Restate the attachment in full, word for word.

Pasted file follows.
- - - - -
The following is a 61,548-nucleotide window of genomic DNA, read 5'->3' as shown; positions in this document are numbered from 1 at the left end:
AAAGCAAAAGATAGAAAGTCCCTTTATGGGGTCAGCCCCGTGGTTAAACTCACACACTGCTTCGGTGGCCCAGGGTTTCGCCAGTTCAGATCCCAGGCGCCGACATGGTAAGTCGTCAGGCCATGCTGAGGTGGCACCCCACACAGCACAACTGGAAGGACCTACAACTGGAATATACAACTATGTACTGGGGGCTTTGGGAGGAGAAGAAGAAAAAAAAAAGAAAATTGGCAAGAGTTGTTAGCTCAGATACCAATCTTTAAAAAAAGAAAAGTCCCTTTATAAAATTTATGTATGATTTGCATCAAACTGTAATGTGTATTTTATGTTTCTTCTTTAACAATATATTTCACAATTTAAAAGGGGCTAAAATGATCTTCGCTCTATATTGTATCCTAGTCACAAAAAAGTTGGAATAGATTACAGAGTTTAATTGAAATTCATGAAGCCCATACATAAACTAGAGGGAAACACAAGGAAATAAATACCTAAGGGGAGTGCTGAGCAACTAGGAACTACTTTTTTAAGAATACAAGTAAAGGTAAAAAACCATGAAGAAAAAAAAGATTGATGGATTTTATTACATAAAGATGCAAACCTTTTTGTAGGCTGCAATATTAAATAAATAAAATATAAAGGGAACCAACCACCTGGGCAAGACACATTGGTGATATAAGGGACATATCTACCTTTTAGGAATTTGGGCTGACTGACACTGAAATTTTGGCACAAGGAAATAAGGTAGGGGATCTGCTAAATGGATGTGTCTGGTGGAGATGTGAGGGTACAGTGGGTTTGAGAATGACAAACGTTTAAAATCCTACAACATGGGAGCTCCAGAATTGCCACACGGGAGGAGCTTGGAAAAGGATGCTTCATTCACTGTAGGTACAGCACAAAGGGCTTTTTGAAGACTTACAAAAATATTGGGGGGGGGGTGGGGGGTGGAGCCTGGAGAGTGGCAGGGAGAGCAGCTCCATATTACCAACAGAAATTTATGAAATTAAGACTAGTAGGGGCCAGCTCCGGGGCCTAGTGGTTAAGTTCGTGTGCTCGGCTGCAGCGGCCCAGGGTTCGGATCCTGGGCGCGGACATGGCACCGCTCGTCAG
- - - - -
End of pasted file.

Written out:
The following is a 61,548-nucleotide window of genomic DNA, read 5'->3' as shown; positions in this document are numbered from 1 at the left end:
AAAGCAAAAGATAGAAAGTCCCTTTATGGGGTCAGCCCCGTGGTTAAACTCACACACTGCTTCGGTGGCCCAGGGTTTCGCCAGTTCAGATCCCAGGCGCCGACATGGTAAGTCGTCAGGCCATGCTGAGGTGGCACCCCACACAGCACAACTGGAAGGACCTACAACTGGAATATACAACTATGTACTGGGGGCTTTGGGAGGAGAAGAAGAAAAAAAAAAGAAAATTGGCAAGAGTTGTTAGCTCAGATACCAATCTTTAAAAAAAGAAAAGTCCCTTTATAAAATTTATGTATGATTTGCATCAAACTGTAATGTGTATTTTATGTTTCTTCTTTAACAATATATTTCACAATTTAAAAGGGGCTAAAATGATCTTCGCTCTATATTGTATCCTAGTCACAAAAAAGTTGGAATAGATTACAGAGTTTAATTGAAATTCATGAAGCCCATACATAAACTAGAGGGAAACACAAGGAAATAAATACCTAAGGGGAGTGCTGAGCAACTAGGAACTACTTTTTTAAGAATACAAGTAAAGGTAAAAAACCATGAAGAAAAAAAAGATTGATGGATTTTATTACATAAAGATGCAAACCTTTTTGTAGGCTGCAATATTAAATAAATAAAATATAAAGGGAACCAACCACCTGGGCAAGACACATTGGTGATATAAGGGACATATCTACCTTTTAGGAATTTGGGCTGACTGACACTGAAATTTTGGCACAAGGAAATAAGGTAGGGGATCTGCTAAATGGATGTGTCTGGTGGAGATGTGAGGGTACAGTGGGTTTGAGAATGACAAACGTTTAAAATCCTACAACATGGGAGCTCCAGAATTGCCACACGGGAGGAGCTTGGAAAAGGATGCTTCATTCACTGTAGGTACAGCACAAAGGGCTTTTTGAAGACTTACAAAAATATTGGGGGGGGGGTGGGGGGTGGAGCCTGGAGAGTGGCAGGGAGAGCAGCTCCATATTACCAACAGAAATTTATGAAATTAAGACTAGTAGGGGCCAGCTCCGGGGCCTAGTGGTTAAGTTCGTGTGCTCGGCTGCAGCGGCCCAGGGTTCGGATCCTGGGCGCGGACATGGCACCGCTCGTCAG